Experimenting with LED options - Page 2 - Fiberglass RV


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Old 06-24-2008, 01:22 PM   #15
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Wow...this is great info! It appears as easy as plugging the LED panel in to the supplied adapter, and plugging THAT into the existing bulb plug. Is that correct? Where did you put the voltage regulator? Is it hidden near the light, or did you hide it in a cabinet somewhere along the line?
I emailed the company owner about voltage regulation, and he said his products are designed to handle automotive charging voltages. I'm hoping this means they're built to withstand the up to 17 volts many car batteries charge at. The MR11 bulbs I listed earlier, on the other hand, come with a warning that they're only rated to 14 volts max, so I'll be installing voltage regulators with them.

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Have you been recruited to give a pitch at the Oregon Gathering next month?
No . . . I'm already doing a session on easy-to-make cabinet doors, but I'll attend any LED and solar panel discussions that don't conflict!
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Old 06-24-2008, 03:14 PM   #16
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I emailed the company owner about voltage regulation, and he said his products are designed to handle automotive charging voltages.
Which company? V-LED ? You mentioned 3 companies in the start of the thread.
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Old 06-24-2008, 11:03 PM   #17
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Which company? V-LED ? You mentioned 3 companies in the start of the thread.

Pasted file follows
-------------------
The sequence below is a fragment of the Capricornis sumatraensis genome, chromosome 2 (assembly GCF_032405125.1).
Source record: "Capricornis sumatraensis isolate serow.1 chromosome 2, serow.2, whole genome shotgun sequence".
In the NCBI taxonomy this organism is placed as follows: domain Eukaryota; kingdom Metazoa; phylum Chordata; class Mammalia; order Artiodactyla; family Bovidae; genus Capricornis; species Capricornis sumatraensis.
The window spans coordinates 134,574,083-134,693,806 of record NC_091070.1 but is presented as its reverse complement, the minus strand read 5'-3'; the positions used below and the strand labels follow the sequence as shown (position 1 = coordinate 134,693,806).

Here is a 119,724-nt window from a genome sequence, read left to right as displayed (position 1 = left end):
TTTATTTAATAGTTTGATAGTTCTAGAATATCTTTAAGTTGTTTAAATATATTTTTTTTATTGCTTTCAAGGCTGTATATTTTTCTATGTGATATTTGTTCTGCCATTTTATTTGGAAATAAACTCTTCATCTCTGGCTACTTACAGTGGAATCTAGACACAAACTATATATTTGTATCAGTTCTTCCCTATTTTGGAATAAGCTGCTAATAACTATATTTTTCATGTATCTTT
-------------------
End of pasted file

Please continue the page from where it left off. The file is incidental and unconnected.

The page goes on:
VLeds. :-)

It's worth mentioning that some older trailers have converters that operate at much higher voltages, so if you have an old trailer (or an old converter) it might be worth checking to see what voltage your converter system runs at when the battery is both topped off and running low.
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Old 06-24-2008, 11:49 PM   #18
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Peter - I noticed that the ends of the LEDs have little plastic "plugs" on them. Is there some type of adapter that you use to plug it into the Bargman fixture?

Thanks,
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Old 06-25-2008, 12:19 AM   #19
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Peter - I noticed that the ends of the LEDs have little plastic "plugs" on them. Is there some type of adapter that you use to plug it into the Bargman fixture?
Yep, that's a plug. The 48 LED panels I got from VLEDS came with a little baggie with four different bulb adapters, two "torpedo" shaped ones, a bayonet adapter that works in my Bargman fixtures, and a little card edge adapter that looks similar to the bulbs in my Ford's dashboard.
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Old 06-25-2008, 11:48 AM   #20
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Here is a site with some good ideas for wireing LED lights. It gets a bit technical and some of the suggestions require some electronics knowledge to implement but generaly reading through will improve your knowledge of the electrical circuit for LED's


http://www.dutchforce.com/~eforum/index.ph...=13420&st=0
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Old 06-25-2008, 11:15 PM   #21
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I guess that I should have looked a little deeper in the box! Thanks, Peter.
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Old 07-06-2008, 10:19 AM   #22
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Thanks Peter,

Your post saved me a lot of time looking for LED's. I ordered and received (5) of the 48 M-SMT and (3) G4 under cabinet RV lights.

My 2 cents worth:

Under Cabinet G4 lights: The original 3 ancient cabinet lights in my Bigfoot ran hot to the touch, and just a bit too bright. I really like the G4 LED lights at 1/10 the power consumption, no heat and a better quality of light. Iím sure I will use those lights all the time now.